Generational Shockwaves and the Implications for Higher Education

Generational Shockwaves and the Implications for Higher Education

Edited by Donald E. Heller and Madeleine B. d’ Ambrosio

This volume, part of the TIAA-CREF Institute Series on Higher Education, is based on a national conference convened by the Institute in November 2007. The generational issues that were the focus of the conference raise both risks and opportunities with the potential to profoundly affect our cultural environment, both inside and outside academe.

Chapter 1: Generations of Americans: A Big Picture Look at the Future of Higher Education

Neil Howe, William Strauss and Reena Nadler

Subjects: economics and finance, public sector economics, education, education policy, politics and public policy, education policy, social policy and sociology, ageing, education policy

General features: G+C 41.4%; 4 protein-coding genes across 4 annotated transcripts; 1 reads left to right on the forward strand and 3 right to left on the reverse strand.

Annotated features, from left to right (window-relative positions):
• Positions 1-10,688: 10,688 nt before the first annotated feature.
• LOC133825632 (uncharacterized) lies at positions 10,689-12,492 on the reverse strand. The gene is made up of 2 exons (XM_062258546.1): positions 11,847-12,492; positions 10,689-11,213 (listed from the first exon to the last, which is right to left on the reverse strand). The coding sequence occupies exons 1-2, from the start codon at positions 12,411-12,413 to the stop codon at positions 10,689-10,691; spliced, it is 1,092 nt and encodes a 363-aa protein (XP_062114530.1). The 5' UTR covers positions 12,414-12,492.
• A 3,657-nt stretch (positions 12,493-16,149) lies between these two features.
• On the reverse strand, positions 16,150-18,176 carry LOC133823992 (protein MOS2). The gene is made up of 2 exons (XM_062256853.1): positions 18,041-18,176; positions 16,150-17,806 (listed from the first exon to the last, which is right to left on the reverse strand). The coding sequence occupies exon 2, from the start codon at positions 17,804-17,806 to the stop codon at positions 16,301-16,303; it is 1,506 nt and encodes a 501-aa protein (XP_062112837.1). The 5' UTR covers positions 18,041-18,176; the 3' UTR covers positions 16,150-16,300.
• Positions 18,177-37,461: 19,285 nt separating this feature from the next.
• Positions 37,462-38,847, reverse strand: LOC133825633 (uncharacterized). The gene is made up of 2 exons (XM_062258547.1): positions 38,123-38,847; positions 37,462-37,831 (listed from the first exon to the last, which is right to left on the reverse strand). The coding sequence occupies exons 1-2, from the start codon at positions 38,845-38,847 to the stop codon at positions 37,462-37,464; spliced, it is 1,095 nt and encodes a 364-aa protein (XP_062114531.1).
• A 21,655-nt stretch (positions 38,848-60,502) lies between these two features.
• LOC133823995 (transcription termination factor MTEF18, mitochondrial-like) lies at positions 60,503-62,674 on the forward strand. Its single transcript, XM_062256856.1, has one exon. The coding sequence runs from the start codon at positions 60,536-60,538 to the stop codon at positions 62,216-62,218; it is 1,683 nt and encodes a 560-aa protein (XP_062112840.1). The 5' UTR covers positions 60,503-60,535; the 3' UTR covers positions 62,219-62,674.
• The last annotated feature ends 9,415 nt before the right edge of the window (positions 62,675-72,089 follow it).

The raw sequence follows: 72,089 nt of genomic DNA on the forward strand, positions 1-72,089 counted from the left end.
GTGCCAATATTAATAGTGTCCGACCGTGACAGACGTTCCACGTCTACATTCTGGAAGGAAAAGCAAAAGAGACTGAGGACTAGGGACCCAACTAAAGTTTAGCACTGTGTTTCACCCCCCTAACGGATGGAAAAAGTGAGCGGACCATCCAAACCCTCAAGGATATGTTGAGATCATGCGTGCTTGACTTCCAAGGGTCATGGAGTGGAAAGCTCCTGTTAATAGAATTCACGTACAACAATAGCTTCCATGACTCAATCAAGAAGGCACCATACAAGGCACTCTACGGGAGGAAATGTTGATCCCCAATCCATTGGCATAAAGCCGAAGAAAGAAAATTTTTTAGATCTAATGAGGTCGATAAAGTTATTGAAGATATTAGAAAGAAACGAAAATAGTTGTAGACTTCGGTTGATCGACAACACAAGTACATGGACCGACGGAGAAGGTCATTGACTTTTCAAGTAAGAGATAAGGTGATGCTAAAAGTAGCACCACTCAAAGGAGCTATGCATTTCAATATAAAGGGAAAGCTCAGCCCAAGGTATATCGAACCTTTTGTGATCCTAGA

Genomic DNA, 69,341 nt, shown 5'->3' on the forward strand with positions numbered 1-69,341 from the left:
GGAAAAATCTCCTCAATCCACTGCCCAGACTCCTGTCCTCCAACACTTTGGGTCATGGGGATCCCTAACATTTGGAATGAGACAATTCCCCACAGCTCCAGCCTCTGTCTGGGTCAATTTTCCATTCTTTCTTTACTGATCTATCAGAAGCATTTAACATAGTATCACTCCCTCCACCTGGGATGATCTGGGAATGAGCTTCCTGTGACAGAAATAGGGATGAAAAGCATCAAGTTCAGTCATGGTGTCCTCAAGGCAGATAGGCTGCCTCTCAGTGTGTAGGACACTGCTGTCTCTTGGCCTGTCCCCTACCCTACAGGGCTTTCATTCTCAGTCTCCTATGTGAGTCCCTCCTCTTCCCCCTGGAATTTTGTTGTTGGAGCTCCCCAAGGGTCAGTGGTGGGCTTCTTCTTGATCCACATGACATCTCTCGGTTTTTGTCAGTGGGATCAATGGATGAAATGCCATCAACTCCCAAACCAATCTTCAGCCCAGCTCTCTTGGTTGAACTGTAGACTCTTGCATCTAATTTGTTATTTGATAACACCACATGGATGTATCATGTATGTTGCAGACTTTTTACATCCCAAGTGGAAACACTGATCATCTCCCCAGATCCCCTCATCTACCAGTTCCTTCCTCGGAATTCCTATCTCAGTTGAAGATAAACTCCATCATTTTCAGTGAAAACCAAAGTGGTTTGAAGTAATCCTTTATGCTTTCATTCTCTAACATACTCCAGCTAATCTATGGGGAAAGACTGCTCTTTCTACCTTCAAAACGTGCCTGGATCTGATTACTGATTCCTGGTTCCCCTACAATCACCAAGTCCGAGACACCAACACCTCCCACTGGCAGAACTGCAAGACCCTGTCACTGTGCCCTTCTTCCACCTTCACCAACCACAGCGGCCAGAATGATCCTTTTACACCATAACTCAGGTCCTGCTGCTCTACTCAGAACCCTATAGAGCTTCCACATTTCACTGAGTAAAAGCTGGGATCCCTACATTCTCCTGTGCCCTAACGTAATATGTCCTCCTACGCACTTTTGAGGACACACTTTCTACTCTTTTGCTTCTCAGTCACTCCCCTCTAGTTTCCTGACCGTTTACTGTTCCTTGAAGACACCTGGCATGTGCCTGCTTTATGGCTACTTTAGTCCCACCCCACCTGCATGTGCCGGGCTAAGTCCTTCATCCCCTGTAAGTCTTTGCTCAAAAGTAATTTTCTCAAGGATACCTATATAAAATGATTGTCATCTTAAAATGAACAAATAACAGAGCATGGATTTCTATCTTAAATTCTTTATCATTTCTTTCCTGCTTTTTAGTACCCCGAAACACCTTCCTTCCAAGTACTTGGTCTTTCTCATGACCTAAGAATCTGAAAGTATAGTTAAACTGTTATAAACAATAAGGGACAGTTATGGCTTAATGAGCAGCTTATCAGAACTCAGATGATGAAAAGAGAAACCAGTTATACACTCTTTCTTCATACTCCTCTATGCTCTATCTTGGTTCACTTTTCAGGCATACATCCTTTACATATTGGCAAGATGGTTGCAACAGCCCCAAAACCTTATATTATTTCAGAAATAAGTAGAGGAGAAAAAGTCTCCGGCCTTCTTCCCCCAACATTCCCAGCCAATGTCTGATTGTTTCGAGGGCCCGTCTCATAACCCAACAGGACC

Neil Howe, William Strauss, and Reena Nadler “I Am a Student! Do Not Fold, Spindle, or Mutilate!” read the signs of picketers outside Berkeley’s Sproul Hall in 1964, mocking the computerpunchcard treatment the university was supposedly giving them. Through the postwar years, Americans had grown used to talking about a conformist Silent Generation of college students. Now, a new generation was arriving, the Boomer children raised in the aftermath of World War II. These megaphone-toting, confrontational students launched a “Consciousness Revolution” to demand that their war-hero elders live up to higher moral standards. Twenty years later, US campuses experienced another surprising shift. The Wall Street Journal noted in the late 1980s, “It is college presidents, deans, and faculties—not students—who are the zealots and chief enforcers of Political Correctness” (“Politically correct,” 1990). The new batch of students, born during the Consciousness Revolution—children of rising divorce, latchkeys, and ad hoc day care—showed much less ideological passion. These Gen Xers left the moralizing to older people as they brought a new pragmatism to the nation’s campuses. Today—40 years later—graying college leaders on the verge of retirement continue to carry the ideological torch, crusading for various causes in ways that often irritate their younger Generation X faculty. Meanwhile, newly arriving undergraduates are showing yet another generational personality. Born after the Consciousness Revolution, this rising Millennial Generation is generally upbeat, team-oriented, close to their parents, and confident about their future. Unlike Boomers, they do not want to “teach...

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